In Joseph's chapters on the genetics of schizophrenia, where he criticises twin and adoption research, he raises a series of problems arising from the limited number of persons suitable to be the subjects of research. Schizophrenia has a lifetime population expectancy rate of not quite one per cent. By the criterion that we are interested in for the time being, this means that the number of sufferers from schizophrenia is a small proportion of the population. Now we need to look at the method of research. Leonard Heston, in 1966, identified 47 adopted-away offspring of institutionalised women diagnosed with schizophrenia. Briefly, the aim was to compare these experimental group adoptees with a control group of another 50 adoptees whose parents had no record of admission to a state psychiatric hospital in the American state where the study was conducted, which was Oregon. It is easy to see why the numbers of people available to be studied by such a method is - fortunately - never likely to be large. The mother must have been a schizophrenic, and the child must have been adopted. Moreover, reliable information about them must exist in some records somewhere, and the information must be accessible for purposes of research. The researcher may encounter the problem of doing statistics with a small sample. The statistical significance of findings may turn on one or two individual cases. In these circumstances, researchers may be anxious to secure a sample that is as large as reasonably possible. They may be correspondingly anxious not to lose any cases. These anxieties can place the method under stress.

There is, for example, the problem of the diagnosis of schizophrenia, more particularly the range of disorders to be counted under the heading 'schizophrenia'. A recognised diagnostic standard is the Diagnostic and Statistical Manual of Mental Disorders published by the American Psychiatric Association, of which the fourth edition (DSM-IV) came out in 1994. Joseph considers that researchers ought to announce their reference standard, and should also provide enough life-history material on the adoptees in the experimental group for independent reviewers to check the validity of the diagnosis. He complains that Heston neither specified his standard nor provided the supporting material. In one case where Heston did provide a case history, Heston argues, the data suggests that the man concerned might have been diagnosed (retrospectively, in terms of DSM-IV) as having either schizophreniform disorder or brief psychotic disorder, rather than schizophrenia. This change of status for one case would, he says, "have been enough to render the experimental-control comparison statistically non-significant". This example of Joseph's criticisms will have to stand for many.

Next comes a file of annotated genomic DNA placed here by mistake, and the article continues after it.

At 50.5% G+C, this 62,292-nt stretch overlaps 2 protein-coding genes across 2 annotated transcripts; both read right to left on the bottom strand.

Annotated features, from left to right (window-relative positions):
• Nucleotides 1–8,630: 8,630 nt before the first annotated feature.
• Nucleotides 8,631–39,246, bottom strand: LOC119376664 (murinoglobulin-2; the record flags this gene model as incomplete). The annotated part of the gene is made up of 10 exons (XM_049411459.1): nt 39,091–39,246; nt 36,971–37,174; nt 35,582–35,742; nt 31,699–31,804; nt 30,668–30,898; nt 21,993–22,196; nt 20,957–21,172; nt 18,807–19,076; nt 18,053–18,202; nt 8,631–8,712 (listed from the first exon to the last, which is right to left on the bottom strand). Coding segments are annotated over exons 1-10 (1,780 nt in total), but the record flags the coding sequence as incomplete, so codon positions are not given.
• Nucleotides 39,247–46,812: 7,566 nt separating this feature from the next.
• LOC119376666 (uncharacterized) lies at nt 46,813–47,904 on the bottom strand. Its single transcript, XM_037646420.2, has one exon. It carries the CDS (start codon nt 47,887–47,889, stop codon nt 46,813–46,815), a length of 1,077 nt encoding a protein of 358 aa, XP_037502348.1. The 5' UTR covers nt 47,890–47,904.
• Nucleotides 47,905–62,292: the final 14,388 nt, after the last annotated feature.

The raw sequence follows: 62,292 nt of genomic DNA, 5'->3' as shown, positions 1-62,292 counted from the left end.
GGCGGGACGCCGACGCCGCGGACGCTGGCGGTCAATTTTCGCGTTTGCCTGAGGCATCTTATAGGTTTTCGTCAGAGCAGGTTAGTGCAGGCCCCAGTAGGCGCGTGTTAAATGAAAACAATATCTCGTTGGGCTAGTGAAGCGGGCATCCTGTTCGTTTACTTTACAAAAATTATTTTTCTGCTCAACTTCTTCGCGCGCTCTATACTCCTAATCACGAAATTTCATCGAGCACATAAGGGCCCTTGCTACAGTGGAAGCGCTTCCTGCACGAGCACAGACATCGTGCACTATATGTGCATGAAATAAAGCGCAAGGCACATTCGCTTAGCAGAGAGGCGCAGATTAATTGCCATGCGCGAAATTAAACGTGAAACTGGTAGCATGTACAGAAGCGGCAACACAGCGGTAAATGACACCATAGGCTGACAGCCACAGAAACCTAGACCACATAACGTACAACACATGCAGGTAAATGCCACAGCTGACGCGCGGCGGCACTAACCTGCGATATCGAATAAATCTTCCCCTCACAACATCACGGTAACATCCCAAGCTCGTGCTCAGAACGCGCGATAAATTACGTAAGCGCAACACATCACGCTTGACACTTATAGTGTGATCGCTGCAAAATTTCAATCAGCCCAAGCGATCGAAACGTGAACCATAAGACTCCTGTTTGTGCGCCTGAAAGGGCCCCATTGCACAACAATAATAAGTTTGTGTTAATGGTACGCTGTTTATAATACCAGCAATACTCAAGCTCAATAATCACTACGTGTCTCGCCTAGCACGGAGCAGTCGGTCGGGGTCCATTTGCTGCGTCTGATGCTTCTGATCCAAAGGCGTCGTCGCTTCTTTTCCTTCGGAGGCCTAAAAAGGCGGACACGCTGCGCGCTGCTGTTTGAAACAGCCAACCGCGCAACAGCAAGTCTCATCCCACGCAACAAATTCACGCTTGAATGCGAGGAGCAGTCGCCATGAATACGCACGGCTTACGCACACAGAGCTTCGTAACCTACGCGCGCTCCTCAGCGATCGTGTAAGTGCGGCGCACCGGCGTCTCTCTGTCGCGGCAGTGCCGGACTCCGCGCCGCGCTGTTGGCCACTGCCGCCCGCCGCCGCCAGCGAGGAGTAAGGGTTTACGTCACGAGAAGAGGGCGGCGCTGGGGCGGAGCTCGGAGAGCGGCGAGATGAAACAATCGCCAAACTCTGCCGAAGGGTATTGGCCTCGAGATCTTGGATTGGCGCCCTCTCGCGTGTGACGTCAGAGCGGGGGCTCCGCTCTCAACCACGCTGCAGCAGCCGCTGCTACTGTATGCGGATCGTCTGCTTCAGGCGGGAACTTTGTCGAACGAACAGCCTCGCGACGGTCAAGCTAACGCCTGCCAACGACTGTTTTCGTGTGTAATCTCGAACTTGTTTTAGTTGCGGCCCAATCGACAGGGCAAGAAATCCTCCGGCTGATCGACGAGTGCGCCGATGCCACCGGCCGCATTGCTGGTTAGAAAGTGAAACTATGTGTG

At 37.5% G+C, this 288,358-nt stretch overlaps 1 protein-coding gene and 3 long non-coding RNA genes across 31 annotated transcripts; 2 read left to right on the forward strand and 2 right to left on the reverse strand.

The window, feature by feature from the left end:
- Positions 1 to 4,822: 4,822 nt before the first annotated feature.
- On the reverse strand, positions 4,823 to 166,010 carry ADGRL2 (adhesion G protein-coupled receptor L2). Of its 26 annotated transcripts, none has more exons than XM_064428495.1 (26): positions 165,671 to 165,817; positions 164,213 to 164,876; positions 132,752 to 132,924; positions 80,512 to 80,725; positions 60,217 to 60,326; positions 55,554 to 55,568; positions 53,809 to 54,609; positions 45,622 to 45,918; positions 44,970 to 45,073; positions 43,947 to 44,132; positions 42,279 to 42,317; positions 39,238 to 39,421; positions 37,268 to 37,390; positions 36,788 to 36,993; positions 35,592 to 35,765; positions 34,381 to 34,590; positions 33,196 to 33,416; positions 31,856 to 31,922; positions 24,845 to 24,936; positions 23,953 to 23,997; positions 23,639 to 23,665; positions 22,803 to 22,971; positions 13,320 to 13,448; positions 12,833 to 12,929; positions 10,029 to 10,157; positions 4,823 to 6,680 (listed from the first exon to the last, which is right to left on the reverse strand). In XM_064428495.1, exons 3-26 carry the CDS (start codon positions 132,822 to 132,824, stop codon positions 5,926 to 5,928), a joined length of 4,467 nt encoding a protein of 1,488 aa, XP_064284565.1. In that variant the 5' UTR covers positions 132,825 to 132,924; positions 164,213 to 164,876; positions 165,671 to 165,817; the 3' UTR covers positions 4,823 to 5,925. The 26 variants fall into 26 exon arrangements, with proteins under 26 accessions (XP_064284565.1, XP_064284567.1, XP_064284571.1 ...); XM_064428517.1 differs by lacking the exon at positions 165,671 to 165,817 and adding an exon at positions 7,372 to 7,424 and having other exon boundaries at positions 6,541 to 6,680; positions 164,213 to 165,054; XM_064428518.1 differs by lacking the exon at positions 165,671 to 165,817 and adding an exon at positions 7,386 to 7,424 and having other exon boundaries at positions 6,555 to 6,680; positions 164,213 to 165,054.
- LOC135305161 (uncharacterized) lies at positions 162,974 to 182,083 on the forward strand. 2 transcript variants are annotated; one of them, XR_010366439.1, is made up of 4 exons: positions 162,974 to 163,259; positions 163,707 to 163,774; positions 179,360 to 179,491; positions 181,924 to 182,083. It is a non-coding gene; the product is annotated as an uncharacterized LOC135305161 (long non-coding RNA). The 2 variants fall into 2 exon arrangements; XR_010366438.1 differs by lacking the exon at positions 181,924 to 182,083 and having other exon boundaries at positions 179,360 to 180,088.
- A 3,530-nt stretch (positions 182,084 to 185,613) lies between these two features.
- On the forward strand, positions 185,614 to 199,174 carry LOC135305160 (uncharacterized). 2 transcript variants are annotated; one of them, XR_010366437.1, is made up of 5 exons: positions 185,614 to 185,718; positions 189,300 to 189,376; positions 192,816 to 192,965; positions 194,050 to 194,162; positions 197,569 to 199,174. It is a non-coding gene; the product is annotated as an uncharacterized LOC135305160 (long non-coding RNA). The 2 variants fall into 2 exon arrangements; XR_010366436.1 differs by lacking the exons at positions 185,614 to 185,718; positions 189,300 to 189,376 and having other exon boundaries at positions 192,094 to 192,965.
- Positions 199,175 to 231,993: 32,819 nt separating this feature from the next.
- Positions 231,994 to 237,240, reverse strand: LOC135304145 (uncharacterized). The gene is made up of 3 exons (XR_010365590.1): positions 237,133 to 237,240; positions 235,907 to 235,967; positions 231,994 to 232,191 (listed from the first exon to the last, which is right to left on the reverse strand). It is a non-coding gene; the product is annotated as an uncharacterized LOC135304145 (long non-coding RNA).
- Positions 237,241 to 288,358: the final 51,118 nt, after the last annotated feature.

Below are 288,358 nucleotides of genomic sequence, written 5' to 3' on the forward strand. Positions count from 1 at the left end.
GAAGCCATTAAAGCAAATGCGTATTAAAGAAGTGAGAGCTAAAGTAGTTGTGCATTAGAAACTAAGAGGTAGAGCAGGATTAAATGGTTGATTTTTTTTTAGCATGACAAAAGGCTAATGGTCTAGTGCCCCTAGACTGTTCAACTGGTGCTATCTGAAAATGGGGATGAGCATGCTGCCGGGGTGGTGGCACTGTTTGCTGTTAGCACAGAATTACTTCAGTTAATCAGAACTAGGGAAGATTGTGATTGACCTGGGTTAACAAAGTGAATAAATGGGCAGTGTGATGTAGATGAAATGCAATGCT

It is necessary to say something about his argument concerning selective placement bias. Here Joseph's case is that a number of studies involving the adopted-away children of schizophrenic parents were undertaken at times and in places where there was a widespread social belief in the hereditary 'taint' of schizophrenia, and that adoption agencies and adopting couples would have been biased against children at risk of carrying that taint. The result would be that the children of schizophrenic mothers tended to be placed in less favourable adoptive homes - some of them, perhaps, so unfavourable as to furnish the conditions for an environmental aetiology of schizophrenia. In this way the logic of the research study would be confounded. This argument of Joseph's ties in with his historical analysis, since the studies that he criticises were carried out in places which happened to provide a favourable climate of thought for the propagation of eugenic ideas during relevant decades of the twentieth century. He would argue that the very existence in these states or countries of the institutions and registers that make twin research feasible are the historical expression of a eugenic intellectual atmosphere from the influence of which such research can never escape.